Hotels and Third Party Websites

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The advent of computer technologies has had a huge impact on the hotel industry, mainly due to the emergence of online customers. As described by Demirciftci (2007), online consumers are more concerned about wasting time rather than saving money (Koch and Cebula 2002). Murphy, Schegg and Qiu, (2006) elaborated that in June 2005 Google indexed eight billion pages that complicated the online searching process. However, Metasearch engines or shop bots can help overcome this obstacle facing online consumers. Kung, Monroe and Cox (2002) outline that shop bots make available product prices and information from leading suppliers to online consumers. This lowers the searching costs for consumers (Brynjolfsson and Smith, 2000). In addition, they help elevate misleading information between both parties (Kung et al., 2002). is an example of a search engine that enables searching through numerous sites simultaneously thus saving time (Murphy et al., 2006).

In essence, saving is a significant aspect that influences online buying especially among travelers. PhoCusWright Inc. (2006) studies have proved that competitive prices are the main booster for online customers. Moreover, O’Connor, (2002) argued that 64 percent of non-online consumers claimed that the money factor would influence them to indulge in online buying. A survey by Brewer, Feinstein and Bai (2006) indicated that a majority of business and leisure-oriented travelers valued online buying as it facilitated better evaluation of travel and accommodation rates amongst others. Furthermore, Brewer et al., (2006) acknowledged that travelers yearned for the decrease in prices for direct electronic distribution channels, as opposed to indirect distribution channels. The move would attract many online customers to embrace direct distribution channels. Apart from ensuring lower prices on direct channels of distribution, hoteliers should also embrace consistency in order to win customers’ confidence. In addition, hotels should impose higher rates on indirect channels to push away customers. By 2001, a report by Forester Research showed that two-thirds of online travelers enjoyed the offer posed on online products on that very year (O’ Connor, 2002).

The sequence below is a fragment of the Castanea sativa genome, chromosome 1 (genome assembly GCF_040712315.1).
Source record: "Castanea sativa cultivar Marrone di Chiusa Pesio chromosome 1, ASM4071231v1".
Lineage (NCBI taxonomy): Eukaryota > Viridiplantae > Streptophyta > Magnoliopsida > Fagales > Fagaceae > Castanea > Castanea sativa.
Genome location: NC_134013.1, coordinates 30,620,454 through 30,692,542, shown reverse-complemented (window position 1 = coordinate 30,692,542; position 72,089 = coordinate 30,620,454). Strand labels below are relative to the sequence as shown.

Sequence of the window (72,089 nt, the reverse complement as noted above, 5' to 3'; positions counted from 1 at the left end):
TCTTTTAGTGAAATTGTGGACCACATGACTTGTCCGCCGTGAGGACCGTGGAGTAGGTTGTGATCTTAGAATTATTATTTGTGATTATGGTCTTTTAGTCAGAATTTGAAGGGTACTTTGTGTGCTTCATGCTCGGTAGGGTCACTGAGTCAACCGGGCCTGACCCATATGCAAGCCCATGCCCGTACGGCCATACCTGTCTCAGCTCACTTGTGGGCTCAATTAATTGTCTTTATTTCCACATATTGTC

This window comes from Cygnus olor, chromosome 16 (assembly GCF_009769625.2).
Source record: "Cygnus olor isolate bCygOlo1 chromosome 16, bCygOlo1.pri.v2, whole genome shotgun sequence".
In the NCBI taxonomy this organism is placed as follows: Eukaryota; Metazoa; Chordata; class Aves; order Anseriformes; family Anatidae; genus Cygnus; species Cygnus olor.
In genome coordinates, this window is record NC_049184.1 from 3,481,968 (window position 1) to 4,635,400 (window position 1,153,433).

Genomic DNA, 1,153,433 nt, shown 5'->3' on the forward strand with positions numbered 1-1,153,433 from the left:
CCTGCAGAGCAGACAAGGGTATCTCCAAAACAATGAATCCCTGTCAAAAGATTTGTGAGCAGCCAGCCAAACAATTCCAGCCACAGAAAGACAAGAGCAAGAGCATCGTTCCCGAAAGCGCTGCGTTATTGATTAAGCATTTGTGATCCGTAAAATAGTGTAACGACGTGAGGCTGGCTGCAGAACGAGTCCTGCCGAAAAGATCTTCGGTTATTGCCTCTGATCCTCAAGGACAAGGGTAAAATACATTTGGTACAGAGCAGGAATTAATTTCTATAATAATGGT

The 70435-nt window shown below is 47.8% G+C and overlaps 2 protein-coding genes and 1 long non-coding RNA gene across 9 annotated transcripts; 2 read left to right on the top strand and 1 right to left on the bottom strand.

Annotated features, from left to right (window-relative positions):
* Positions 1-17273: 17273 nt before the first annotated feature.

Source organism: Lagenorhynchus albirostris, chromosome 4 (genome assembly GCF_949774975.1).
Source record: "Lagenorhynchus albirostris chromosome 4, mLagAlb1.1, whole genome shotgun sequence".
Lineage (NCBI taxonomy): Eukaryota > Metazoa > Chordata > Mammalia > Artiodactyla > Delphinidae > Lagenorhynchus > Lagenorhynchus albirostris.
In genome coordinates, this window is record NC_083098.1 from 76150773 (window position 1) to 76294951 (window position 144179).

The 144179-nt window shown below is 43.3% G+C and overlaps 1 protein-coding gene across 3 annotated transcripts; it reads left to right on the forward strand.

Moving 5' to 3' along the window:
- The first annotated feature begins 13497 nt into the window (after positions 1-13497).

Demirciftci (2007) further evaluated the consequences of the merchant model using Smith Travel survey regarding the financial outcomes of hotels in the US. From the study, it was found that online buying cost US hotels $676 million dollars in loss in 2003 (Smith Travel Research, 2009). The following year, the loss reached $30 billion mark. This was attributed to overwhelming credit card frauds affecting online commerce. This subjected hoteliers to a bigger problem, which was further worsened by customers’ decline (Watkins, 2004). In addition, Watkins (2004) demonstrated that online suppliers increased prices for their products by a margin between 20 and 30 percent.

In terms of demand, O’ Connor and Murphy (2004) suggested that a countermeasure had to be applied to counteract the changes in demand. Relative to the rising demand, third-party intermediaries should be eliminated to give room for first parties. On the other hand, when the demand goes down intermediate channels should be employed in order to maximize the sales, regardless of the cost. In simple terms, fewer parties should be involved when demand is rising whereas when demand is lower, more intermediate channels should be employed (O’ Connor and Murphy, 2004).

As proposed by Demirciftci (2007) concerning rate disparities, distribution of prices is more concentrated in online markets as opposed to their counterparts. This is attributed to two factors. The first factor is the variation in product prices due to the net benefits associated with data mining. Secondly, reduced expenses in updating the product prices are also an important factor. For example, the varying cost of online books, and fluctuation of airline tickets by a certain percentage (Demirciftci, 2007). This has resulted in fairness in pricing becoming problematic. As discussed by Yelkur and Delcosta (2001), pricing between different online suppliers can trigger uncertainties regarding prices fairness amongst the consumers. Therefore, more information emphasizing the pricing strategies should be availed to prevent such an occurrence (Yelkur and Delcosta, 2001).

According to Toh, Dekay and Raven (2011), rate parity is a significant aspect to consider especially in all online suppliers, as the travel agencies, since consumers hugely rely on the prices comparison from several suppliers. Although the consumers make a comparison from several channels, their search is limited by the searching cost which is the time factor (Toh et al., 2011). For instance, if a consumer identifies a similar product with a differing rate in one of the suppliers, dissension arises forcing the consumer to make a comparison with other suppliers. As stipulated by O’Connor (2003), this is attributed to lack of patience that is triggered by misleading information particularly if differentiation of the products is not enough. On the contrary, consumers are patient with changes attributed to the demand instead of similarity based on different suppliers/channels. From a hotel perspective, rate parity is emphasized in all the suppliers. According to the investigations made by O’Connor (2003), rate parity varies more or less equally amongst many channels.